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Homology vs. Analogy Divergent vs. Convergent Evolution & how they relate to.

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Presentation on theme: "Homology vs. Analogy Divergent vs. Convergent Evolution & how they relate to."— Presentation transcript:

1 Homology vs. Analogy Divergent vs. Convergent Evolution & how they relate to

2 HOMOLOGOUS Structures homology traits inherited by two different organisms from a common ancestor

3 Example of Homology: the tetrapod limb

4 The wing of a dragonfly and the wing of a butterfly are homologous they were both inherited from an ancient flying insect

5 Not all homologies are obvious if they have been adapted for different roles. For example, the chomping front teeth of a beaver look quite different than the tusks of an elephant. Each is a modification of the basic incisor tooth structure

6 Homologies are inherited from common ancestors. The octopus limb could only be homologous to the lizard limb if they both inherited the limb from a common ancestor....But they just because an octopus and a lizard have a limb that helps them move does not mean they are homologous.

7 Homologies show that Divergent Evolution takes place Divergent Evolution: A common ancestor evolves into new species, which continue to evolve and become less and less alike over time due to differences in the demands driven by the environment.


9 Brown Bears and Polar Bears illustrate divergent evolution. Scientists think that a long time ago a group of Brown Bears became geographically separated from the rest. This isolated group acquired new characteristics, such as the ability to eat meat, blubber to keep warm in snowy weather, and a white coat for camouflage. They slowly evolved into Polar Bears

10 Adaptive Radiation is an example of Divergent evolution on a shorter, smaller time scale Consider Darwins finches...each evolved a new beak to fill a wide range of ecological niches...or ADAPT.



13 HINT......there must be a recent common ancestor involved if we are to claim that divergent evolution is taking place, or that two features are homologous.

14 So what about ANALOGY?? Consider the following example....

15 Both are extinct animals and both of them have saberteeth...but are they homologous?? (Consider that Australia had separated from the Supercontinent a loooooong time ago) Thylacosmilus, a marsupial mammalmarsupial mammal Smilodon, the saber-toothed cat, which is a placental mammalplacental mammal


17 analogy similarity due to convergent evolution not common ancestry CONVERGENT Evolution: When two separate groups of animals evolve to have similar structuresconvergent evolution They are Analogous !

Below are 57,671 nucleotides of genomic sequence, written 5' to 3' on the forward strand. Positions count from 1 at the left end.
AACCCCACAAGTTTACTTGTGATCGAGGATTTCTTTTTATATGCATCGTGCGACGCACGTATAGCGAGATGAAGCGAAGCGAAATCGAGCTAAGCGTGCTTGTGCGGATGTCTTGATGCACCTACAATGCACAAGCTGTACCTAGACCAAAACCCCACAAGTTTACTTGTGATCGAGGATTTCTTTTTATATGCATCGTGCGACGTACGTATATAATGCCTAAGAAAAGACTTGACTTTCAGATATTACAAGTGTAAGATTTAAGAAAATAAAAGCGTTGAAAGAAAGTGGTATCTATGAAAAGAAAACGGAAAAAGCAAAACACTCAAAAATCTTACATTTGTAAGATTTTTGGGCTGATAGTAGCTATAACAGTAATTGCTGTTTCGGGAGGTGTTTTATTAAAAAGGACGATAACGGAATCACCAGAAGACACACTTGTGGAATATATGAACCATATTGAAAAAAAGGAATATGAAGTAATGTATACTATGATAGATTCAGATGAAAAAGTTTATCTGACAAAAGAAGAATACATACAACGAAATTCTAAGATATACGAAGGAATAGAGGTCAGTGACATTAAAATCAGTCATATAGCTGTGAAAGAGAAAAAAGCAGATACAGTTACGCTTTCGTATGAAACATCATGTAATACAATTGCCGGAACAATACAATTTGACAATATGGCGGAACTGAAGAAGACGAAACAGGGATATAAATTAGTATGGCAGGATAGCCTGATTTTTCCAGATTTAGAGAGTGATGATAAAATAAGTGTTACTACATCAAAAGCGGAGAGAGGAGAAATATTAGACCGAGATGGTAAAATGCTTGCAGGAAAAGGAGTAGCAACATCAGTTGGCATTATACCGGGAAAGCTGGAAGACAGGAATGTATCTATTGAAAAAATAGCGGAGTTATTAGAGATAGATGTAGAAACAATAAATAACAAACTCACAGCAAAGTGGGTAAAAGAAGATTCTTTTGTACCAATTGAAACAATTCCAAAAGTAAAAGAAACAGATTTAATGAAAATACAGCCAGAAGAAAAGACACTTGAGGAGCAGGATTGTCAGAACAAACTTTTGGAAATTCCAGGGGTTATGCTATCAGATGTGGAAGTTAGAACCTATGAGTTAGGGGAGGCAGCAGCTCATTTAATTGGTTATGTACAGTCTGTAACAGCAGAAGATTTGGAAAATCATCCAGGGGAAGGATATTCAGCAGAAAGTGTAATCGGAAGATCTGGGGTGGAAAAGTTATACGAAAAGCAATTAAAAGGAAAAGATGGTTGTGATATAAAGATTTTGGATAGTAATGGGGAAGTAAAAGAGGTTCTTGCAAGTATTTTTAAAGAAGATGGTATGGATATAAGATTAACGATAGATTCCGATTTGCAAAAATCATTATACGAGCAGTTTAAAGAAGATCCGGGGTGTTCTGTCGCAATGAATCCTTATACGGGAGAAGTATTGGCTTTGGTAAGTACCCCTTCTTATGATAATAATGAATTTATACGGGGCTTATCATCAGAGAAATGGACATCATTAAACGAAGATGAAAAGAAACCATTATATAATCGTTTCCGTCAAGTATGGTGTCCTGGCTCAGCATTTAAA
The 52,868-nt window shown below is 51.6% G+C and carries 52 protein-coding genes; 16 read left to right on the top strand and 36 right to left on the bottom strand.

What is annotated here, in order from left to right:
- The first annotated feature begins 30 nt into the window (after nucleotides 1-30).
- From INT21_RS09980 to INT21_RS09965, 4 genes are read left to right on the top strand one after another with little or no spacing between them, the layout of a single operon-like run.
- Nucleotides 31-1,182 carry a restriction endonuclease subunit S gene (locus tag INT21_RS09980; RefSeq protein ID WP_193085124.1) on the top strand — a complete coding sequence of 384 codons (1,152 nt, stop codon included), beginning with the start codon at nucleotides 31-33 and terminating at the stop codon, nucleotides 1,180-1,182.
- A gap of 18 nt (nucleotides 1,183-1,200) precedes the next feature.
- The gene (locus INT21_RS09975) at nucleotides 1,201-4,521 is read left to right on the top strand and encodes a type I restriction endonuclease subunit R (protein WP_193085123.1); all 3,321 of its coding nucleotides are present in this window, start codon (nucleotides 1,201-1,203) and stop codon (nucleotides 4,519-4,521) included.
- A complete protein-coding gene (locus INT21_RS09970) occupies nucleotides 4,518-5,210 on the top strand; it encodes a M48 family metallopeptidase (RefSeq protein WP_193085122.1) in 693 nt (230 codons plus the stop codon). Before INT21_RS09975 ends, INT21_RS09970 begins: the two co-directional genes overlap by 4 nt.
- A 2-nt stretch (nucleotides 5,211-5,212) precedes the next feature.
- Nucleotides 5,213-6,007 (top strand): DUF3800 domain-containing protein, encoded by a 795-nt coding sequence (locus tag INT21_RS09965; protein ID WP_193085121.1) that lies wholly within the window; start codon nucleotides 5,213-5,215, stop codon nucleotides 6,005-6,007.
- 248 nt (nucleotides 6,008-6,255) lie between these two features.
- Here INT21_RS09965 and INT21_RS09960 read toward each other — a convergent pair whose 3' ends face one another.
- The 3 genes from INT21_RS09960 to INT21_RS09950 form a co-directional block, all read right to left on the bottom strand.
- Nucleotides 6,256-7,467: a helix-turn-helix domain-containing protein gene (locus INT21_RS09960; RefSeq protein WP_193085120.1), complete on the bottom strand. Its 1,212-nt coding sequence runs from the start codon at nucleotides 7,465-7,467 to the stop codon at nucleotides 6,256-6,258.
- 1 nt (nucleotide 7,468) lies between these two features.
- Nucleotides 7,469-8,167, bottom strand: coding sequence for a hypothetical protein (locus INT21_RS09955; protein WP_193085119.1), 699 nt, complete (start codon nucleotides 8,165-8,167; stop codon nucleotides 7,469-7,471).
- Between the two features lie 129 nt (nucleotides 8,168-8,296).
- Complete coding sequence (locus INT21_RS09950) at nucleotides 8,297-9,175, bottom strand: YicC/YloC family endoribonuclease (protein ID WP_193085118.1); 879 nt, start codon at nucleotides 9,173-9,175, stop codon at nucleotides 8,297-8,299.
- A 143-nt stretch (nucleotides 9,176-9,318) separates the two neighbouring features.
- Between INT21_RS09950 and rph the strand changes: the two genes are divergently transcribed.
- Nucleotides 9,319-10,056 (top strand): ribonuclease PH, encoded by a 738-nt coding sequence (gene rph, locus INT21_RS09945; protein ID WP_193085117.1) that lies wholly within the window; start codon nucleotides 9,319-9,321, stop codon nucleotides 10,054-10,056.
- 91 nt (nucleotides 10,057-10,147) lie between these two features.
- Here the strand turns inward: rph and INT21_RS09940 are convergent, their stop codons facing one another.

18 How do analogies evolve? Often, two species face a similar problem or challenge. Evolution may then shape both of them in similar ways resulting in analogous the saber teeth.

19 As they weren't inherited from a common ancestor, the saberteeth in Smilodon and Thylacosmilus evolved independently from one another. That means that one lineage on one part of the tree of life evolved saberteeth from normal length teeth, and a different lineage somewhere else on the tree also evolved saberteeth from normal length teeth.

20 Another good example of Analogous structures......

21 While sugar gliders (marsupials) superficially resemble the placental flying squirrels of North America, the ability to glide through the air evolved independently in these unrelated mammals.

22 So there you have it..... HOMOLOGY vs. ANALOGY

23 GAME TIME! Apply your knowledge..... Homology or Analogy??

24 skeleton made of cartilageskeleton made of bone use gills to get oxygen from the water in which they swim go to the surface and breathe atmospheric air in through their blowholes don't nurse their youngdo nurse their young don't have hair do have hair they are born with hair around their "noses" Dolphins and Sharks...... both have a streamlined body shape with a triangular fin on the back

25 They are ANALAGOUS.... Sharks are closely related to rays, and dolphins are closely related to other mammals. Streamlined bodies and fins are traits that dolphins and sharks evolved separately, both as adaptations for swimming.


27 The leaves of an oak (left) and the leaves of a gingko (right)

28 they were both inherited from a common ancestor with leaves. They are homologous

29 Now it's your turn to study and prepare for your test on TUESDAY!!

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